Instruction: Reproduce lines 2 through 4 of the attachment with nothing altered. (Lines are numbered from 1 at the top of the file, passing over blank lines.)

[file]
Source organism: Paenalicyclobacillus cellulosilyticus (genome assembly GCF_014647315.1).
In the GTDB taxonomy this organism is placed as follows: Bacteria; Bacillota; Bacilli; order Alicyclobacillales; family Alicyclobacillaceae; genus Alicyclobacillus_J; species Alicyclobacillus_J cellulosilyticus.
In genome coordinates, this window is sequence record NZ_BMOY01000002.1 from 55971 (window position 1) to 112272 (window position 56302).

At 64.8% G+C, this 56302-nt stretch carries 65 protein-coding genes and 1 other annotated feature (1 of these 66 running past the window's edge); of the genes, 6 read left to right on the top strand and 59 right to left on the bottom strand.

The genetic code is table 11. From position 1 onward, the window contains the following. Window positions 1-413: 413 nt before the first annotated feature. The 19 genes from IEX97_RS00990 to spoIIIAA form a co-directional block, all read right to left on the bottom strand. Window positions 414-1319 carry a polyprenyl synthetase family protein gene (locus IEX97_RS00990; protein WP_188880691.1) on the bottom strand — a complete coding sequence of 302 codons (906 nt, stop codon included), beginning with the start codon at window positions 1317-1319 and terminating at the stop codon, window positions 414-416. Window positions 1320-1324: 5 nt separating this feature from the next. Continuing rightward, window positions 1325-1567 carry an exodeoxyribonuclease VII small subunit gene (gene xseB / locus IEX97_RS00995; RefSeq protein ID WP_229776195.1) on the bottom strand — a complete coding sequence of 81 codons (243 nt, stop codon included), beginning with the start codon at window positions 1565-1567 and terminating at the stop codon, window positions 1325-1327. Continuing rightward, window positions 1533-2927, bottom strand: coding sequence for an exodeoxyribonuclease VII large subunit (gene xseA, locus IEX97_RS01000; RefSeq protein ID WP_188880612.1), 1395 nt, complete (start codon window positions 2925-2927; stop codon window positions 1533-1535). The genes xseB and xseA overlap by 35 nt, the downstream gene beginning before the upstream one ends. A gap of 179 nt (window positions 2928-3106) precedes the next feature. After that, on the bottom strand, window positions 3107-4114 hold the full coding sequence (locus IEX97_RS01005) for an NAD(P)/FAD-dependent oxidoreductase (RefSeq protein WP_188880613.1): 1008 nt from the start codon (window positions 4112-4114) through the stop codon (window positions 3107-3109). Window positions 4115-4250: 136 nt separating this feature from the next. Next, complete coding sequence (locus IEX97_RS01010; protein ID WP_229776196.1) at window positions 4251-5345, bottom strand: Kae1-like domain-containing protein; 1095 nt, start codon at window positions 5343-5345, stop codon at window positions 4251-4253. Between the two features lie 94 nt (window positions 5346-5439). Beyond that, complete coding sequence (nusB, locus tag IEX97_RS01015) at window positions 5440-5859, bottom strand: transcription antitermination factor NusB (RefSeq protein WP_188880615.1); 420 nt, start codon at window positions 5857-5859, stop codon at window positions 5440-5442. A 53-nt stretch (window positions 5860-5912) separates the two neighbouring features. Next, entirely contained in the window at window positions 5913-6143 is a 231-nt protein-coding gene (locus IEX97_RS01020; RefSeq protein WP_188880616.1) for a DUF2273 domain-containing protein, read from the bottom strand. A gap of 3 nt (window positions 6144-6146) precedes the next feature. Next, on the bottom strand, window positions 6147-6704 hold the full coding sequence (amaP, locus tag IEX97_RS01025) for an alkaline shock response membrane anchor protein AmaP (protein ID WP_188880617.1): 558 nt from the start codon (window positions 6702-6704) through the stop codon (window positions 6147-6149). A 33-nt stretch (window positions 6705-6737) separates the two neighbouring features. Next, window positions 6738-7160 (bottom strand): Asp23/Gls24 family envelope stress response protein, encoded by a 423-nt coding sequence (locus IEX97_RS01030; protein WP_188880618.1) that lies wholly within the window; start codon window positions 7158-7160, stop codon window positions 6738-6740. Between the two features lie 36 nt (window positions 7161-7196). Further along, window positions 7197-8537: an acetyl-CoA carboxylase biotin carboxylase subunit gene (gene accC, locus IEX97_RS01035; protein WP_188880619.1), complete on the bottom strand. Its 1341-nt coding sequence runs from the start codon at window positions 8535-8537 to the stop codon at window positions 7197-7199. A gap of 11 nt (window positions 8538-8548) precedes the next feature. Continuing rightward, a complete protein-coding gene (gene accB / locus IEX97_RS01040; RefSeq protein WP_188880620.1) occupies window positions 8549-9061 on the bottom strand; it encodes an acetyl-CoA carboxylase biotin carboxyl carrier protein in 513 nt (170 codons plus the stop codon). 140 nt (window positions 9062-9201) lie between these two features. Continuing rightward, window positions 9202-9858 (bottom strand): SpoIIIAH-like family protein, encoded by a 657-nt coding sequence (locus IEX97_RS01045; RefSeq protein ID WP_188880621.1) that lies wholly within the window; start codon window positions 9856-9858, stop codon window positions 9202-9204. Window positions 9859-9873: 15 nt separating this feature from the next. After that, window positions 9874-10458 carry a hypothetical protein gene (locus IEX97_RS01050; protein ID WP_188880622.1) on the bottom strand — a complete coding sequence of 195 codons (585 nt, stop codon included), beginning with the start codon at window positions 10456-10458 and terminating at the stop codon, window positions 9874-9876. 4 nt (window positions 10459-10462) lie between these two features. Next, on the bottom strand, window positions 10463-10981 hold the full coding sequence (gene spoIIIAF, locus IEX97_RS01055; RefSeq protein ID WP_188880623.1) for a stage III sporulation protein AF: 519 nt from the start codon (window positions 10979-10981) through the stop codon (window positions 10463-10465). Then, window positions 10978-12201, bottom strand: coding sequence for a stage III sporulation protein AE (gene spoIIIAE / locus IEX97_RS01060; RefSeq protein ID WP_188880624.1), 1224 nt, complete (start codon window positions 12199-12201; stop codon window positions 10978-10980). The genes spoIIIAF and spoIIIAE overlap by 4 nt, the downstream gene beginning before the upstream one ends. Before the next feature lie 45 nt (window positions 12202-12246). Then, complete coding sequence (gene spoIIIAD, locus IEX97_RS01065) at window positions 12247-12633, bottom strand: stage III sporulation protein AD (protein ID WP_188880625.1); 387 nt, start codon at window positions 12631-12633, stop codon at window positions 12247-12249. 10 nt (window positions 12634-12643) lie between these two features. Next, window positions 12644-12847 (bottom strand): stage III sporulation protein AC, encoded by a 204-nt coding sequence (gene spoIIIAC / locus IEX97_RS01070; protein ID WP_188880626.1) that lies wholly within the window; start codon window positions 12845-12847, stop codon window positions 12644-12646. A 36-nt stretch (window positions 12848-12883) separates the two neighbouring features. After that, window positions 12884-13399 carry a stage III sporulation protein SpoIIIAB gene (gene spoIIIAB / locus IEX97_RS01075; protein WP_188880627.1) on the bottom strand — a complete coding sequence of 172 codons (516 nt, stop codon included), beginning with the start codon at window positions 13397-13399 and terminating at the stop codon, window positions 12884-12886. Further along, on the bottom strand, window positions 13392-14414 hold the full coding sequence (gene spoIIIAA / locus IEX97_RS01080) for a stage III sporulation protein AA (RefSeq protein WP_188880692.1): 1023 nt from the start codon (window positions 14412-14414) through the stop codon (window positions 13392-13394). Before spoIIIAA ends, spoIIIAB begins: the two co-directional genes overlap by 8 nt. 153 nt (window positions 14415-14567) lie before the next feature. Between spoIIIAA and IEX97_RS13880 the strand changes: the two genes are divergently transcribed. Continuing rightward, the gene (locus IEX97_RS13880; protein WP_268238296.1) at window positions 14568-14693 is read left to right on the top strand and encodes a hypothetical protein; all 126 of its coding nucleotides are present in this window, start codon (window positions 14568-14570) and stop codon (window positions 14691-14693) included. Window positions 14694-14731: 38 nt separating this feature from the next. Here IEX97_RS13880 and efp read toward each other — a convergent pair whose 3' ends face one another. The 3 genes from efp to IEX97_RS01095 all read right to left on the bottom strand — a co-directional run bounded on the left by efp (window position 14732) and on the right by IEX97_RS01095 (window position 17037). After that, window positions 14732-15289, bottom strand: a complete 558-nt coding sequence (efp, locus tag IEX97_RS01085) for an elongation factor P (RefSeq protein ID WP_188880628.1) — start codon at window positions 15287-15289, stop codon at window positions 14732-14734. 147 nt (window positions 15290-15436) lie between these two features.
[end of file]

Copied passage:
In the GTDB taxonomy this organism is placed as follows: Bacteria; Bacillota; Bacilli; order Alicyclobacillales; family Alicyclobacillaceae; genus Alicyclobacillus_J; species Alicyclobacillus_J cellulosilyticus.
In genome coordinates, this window is sequence record NZ_BMOY01000002.1 from 55971 (window position 1) to 112272 (window position 56302).

At 64.8% G+C, this 56302-nt stretch carries 65 protein-coding genes and 1 other annotated feature (1 of these 66 running past the window's edge); of the genes, 6 read left to right on the top strand and 59 right to left on the bottom strand.